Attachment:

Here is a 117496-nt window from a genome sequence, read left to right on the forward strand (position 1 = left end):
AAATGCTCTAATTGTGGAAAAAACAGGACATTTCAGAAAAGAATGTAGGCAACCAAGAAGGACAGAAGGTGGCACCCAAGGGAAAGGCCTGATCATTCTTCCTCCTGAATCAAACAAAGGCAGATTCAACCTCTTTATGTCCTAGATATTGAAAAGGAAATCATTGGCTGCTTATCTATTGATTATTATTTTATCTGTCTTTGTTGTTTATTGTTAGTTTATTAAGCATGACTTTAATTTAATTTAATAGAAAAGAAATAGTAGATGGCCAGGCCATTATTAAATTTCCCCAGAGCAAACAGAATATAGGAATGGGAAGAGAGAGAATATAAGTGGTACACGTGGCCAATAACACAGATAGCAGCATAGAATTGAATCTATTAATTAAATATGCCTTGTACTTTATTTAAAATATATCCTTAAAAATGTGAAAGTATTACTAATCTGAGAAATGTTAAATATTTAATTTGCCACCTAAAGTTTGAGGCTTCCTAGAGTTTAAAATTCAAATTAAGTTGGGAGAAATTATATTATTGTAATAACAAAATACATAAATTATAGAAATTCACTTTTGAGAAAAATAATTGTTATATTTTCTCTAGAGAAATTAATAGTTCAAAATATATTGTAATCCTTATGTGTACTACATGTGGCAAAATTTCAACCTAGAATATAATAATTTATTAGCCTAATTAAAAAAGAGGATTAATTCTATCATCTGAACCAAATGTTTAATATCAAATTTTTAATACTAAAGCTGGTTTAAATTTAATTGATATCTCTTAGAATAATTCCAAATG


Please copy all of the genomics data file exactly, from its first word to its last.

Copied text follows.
Here is a 117496-nt window from a genome sequence, read left to right on the forward strand (position 1 = left end):
AAATGCTCTAATTGTGGAAAAAACAGGACATTTCAGAAAAGAATGTAGGCAACCAAGAAGGACAGAAGGTGGCACCCAAGGGAAAGGCCTGATCATTCTTCCTCCTGAATCAAACAAAGGCAGATTCAACCTCTTTATGTCCTAGATATTGAAAAGGAAATCATTGGCTGCTTATCTATTGATTATTATTTTATCTGTCTTTGTTGTTTATTGTTAGTTTATTAAGCATGACTTTAATTTAATTTAATAGAAAAGAAATAGTAGATGGCCAGGCCATTATTAAATTTCCCCAGAGCAAACAGAATATAGGAATGGGAAGAGAGAGAATATAAGTGGTACACGTGGCCAATAACACAGATAGCAGCATAGAATTGAATCTATTAATTAAATATGCCTTGTACTTTATTTAAAATATATCCTTAAAAATGTGAAAGTATTACTAATCTGAGAAATGTTAAATATTTAATTTGCCACCTAAAGTTTGAGGCTTCCTAGAGTTTAAAATTCAAATTAAGTTGGGAGAAATTATATTATTGTAATAACAAAATACATAAATTATAGAAATTCACTTTTGAGAAAAATAATTGTTATATTTTCTCTAGAGAAATTAATAGTTCAAAATATATTGTAATCCTTATGTGTACTACATGTGGCAAAATTTCAACCTAGAATATAATAATTTATTAGCCTAATTAAAAAAGAGGATTAATTCTATCATCTGAACCAAATGTTTAATATCAAATTTTTAATACTAAAGCTGGTTTAAATTTAATTGATATCTCTTAGAATAATTCCAAATG